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As in 2019
Govind Maad, September 1, 2019: The Times of India
Seby Costa (name changed) is torn between the love for his fiancee, whom he is going to marry in a few months, and concern for his aging parents, who stay at Cota in Chandor.
Marrying his fiancee and bringing her home, 28-year-old Seby fears, could bring in bad omens, as is the prevalent belief, while staying separately in a distant city would mean abandoning his parents in their twilight years. Seby isn’t the only youngster from the scenic village of Chandor who is in a dilemma. Villagers point out that many from Cota have shifted residences, even if that meant staying beyond village borders. The bizarre predicament stems from the villagers’ belief in a Queen’s curse that is rooted in tradition and folklore.
Olivinho Gomes, in his book, ‘Village Goa’, refers to the curse of the Queen from the Kadamba dynasty, transmitted through generations by word of mouth: Chandra ganv padd zanv / Vhoiloleank borem zanv/ Haddlolim randd zanv! (Let Chandor village perish/Their outgoing women be blessed/ Incoming women widows become!) The myth of this curse still looms large over a part of the village that was once the site of ancient Chandrapur, capital of Kadamba dynasty, which ruled Goa until its conquest by Vijaynagars in 1367. To circumvent the curse, many eligible youths from Chandor have migrated to urban towns like Margao or Panaji, fearing harm to their matrimonial prospects. That, village chroniclers say, largely explains why many of the palatial houses in this part of Chandor lie abandoned. A peek into history lends a perspective to the villagers’ belief. History has it that on the midnight of October 16, 1345, Nawab Jamal-ud-din of Honavar mounted a two-pronged attack simultaneously on Govapuri (present day Goa Velha) and Chandrapur (present day Chandor) in which the newly crowned young king Siriyadeva was slain and along with him all the male members of the Kadamba family were killed.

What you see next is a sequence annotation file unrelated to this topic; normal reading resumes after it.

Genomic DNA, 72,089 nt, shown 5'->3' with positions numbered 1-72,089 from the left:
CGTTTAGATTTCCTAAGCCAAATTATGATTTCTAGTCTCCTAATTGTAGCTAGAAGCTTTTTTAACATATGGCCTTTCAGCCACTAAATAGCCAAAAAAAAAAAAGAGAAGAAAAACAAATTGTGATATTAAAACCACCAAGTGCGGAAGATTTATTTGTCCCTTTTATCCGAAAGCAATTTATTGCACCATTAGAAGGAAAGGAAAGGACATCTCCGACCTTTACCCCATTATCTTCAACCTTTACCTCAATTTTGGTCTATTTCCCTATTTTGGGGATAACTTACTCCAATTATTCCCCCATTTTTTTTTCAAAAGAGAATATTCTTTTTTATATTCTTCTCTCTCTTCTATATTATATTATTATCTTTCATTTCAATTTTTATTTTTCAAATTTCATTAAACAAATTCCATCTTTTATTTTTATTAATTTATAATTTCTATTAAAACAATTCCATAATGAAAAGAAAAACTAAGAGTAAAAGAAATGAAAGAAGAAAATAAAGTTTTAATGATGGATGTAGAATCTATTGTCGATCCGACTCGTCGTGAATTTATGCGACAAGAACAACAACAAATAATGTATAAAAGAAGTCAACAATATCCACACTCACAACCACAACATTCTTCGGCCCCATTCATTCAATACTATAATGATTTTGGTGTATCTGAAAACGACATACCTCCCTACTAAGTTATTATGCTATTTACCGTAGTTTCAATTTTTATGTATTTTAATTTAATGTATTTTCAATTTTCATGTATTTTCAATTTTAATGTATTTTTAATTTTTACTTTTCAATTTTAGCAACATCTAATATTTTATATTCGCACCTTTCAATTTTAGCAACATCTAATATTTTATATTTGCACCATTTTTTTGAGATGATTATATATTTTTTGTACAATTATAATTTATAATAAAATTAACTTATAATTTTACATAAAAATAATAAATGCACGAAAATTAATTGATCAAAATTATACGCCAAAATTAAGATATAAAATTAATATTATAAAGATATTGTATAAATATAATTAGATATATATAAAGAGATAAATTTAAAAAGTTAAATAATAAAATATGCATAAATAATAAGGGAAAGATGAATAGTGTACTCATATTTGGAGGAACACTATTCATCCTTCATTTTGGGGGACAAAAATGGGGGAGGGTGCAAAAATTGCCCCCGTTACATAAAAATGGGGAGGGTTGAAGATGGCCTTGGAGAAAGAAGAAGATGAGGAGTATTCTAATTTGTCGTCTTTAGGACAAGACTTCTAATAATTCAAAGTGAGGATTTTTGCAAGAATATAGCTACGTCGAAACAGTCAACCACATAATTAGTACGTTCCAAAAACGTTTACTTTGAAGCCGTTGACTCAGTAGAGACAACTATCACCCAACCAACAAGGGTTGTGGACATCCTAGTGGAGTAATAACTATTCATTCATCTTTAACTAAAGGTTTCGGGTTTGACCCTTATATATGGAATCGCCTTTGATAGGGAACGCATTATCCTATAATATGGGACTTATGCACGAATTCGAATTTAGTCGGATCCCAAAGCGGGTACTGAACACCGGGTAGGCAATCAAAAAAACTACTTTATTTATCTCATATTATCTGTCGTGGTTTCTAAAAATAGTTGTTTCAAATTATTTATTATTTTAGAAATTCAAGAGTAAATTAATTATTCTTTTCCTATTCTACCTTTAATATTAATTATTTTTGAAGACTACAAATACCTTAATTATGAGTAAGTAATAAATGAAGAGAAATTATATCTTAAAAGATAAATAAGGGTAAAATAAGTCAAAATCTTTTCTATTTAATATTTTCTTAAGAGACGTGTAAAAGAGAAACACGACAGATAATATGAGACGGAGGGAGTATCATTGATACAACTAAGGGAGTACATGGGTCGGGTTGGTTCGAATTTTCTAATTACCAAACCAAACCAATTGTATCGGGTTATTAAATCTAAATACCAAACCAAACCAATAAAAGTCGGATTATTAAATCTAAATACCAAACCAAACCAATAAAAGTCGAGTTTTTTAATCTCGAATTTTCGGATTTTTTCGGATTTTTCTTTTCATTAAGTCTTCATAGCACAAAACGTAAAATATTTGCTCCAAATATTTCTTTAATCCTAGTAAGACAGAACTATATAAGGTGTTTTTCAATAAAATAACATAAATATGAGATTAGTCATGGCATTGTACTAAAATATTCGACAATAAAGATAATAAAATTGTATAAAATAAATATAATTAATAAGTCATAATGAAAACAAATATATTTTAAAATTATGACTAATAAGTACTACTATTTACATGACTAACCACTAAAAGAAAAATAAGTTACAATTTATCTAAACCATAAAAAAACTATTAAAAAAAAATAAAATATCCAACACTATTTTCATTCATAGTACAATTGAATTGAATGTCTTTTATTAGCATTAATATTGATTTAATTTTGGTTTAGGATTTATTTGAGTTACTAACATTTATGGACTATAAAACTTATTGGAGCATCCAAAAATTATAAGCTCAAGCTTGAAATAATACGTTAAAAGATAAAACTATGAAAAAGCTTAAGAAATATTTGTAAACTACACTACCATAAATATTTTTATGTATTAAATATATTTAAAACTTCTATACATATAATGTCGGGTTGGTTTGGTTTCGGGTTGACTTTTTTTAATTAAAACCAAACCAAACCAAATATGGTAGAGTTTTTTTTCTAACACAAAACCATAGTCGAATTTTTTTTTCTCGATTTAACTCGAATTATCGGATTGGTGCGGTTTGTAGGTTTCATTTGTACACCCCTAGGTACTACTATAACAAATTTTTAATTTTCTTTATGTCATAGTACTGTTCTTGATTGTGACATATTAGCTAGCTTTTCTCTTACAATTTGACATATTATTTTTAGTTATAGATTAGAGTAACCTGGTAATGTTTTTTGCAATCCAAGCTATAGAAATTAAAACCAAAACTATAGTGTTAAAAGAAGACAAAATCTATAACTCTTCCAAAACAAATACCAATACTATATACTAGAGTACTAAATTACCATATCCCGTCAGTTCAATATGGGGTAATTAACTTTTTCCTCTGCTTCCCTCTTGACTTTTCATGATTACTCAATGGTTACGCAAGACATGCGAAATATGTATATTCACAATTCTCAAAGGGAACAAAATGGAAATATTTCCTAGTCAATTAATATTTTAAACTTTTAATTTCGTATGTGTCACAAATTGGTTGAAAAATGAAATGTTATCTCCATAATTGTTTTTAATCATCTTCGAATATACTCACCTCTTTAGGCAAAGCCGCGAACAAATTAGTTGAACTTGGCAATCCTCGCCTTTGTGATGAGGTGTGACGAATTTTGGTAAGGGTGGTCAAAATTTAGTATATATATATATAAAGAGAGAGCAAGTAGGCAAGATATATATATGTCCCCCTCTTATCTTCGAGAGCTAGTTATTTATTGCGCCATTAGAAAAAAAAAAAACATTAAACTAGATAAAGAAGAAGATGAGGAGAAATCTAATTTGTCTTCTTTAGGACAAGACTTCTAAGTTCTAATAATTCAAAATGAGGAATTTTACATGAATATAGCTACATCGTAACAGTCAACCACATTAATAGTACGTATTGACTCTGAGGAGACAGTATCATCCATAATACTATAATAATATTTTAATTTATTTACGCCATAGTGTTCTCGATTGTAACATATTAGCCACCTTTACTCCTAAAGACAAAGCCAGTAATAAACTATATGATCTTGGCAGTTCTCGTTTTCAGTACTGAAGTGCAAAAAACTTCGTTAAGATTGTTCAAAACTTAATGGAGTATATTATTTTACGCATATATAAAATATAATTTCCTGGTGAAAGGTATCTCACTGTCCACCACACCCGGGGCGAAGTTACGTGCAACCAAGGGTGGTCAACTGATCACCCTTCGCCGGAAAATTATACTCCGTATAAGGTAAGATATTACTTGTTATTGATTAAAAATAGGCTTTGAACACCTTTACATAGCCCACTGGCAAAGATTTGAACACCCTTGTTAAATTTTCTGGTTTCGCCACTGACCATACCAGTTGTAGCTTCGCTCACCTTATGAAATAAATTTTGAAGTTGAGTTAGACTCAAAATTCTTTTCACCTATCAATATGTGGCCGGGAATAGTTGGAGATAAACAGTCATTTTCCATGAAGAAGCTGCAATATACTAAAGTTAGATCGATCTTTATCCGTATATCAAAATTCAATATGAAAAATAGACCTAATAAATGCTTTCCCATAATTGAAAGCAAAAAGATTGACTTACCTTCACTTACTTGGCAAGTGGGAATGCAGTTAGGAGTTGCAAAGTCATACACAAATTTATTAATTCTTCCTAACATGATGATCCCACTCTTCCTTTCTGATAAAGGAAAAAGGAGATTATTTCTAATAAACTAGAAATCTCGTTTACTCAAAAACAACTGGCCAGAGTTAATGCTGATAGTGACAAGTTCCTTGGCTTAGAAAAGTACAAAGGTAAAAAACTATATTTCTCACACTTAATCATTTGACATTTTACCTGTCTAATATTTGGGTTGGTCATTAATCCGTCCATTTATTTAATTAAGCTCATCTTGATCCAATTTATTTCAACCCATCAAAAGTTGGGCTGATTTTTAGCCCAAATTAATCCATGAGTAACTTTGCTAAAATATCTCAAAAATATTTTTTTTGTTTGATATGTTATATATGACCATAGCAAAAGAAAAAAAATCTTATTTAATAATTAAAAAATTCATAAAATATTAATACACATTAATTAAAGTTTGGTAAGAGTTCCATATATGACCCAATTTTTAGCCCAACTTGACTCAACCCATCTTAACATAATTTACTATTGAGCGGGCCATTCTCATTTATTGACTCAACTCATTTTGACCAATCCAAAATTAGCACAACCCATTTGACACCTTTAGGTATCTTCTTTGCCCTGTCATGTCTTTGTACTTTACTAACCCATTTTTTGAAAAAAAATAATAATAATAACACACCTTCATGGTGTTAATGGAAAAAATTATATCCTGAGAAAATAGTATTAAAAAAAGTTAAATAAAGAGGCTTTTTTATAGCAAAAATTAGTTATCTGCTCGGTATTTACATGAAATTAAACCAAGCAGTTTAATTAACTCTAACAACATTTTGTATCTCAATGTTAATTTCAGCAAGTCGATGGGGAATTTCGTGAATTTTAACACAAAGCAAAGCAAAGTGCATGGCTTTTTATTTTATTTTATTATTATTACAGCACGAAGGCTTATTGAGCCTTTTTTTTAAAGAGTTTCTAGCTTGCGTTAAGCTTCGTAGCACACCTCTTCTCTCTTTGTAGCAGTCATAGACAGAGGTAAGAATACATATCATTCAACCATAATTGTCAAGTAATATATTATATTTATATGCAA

His young queen was away at her father’s palace at Hangal. Upon her arrival a few days later, she was aghast to know of her husband’s death. Prior to her arrival, all the females of the royal court had ground their jewellery, tossed the powder in the river before jumping in, killing themselves. Suspecting treachery, the distraught queen broke her bangles on the stone in front of the Santiago Chapel on the Chandor Cotta Kadamba gate and dusting her heels (three or four times), cursed the women of Chandrapur that all of them may suffer her plight. The Queen’s curse still rides over the psyche of the inhabitants of Chandor.
“So strong was the belief earlier,” an elderly villager informs, “that people used to hesitate to give their daughters in marriage to Chandor, particularly, in Cota. And to a large extent, people still believe in the curse, though not many speak about it.” However, not all agree that fear of the curse has led to forsaken houses at Cotta. “The curse no longer holds true. People have migrated to other places for jobs and myriad other reasons, and that’s why the houses are closed,” another explains.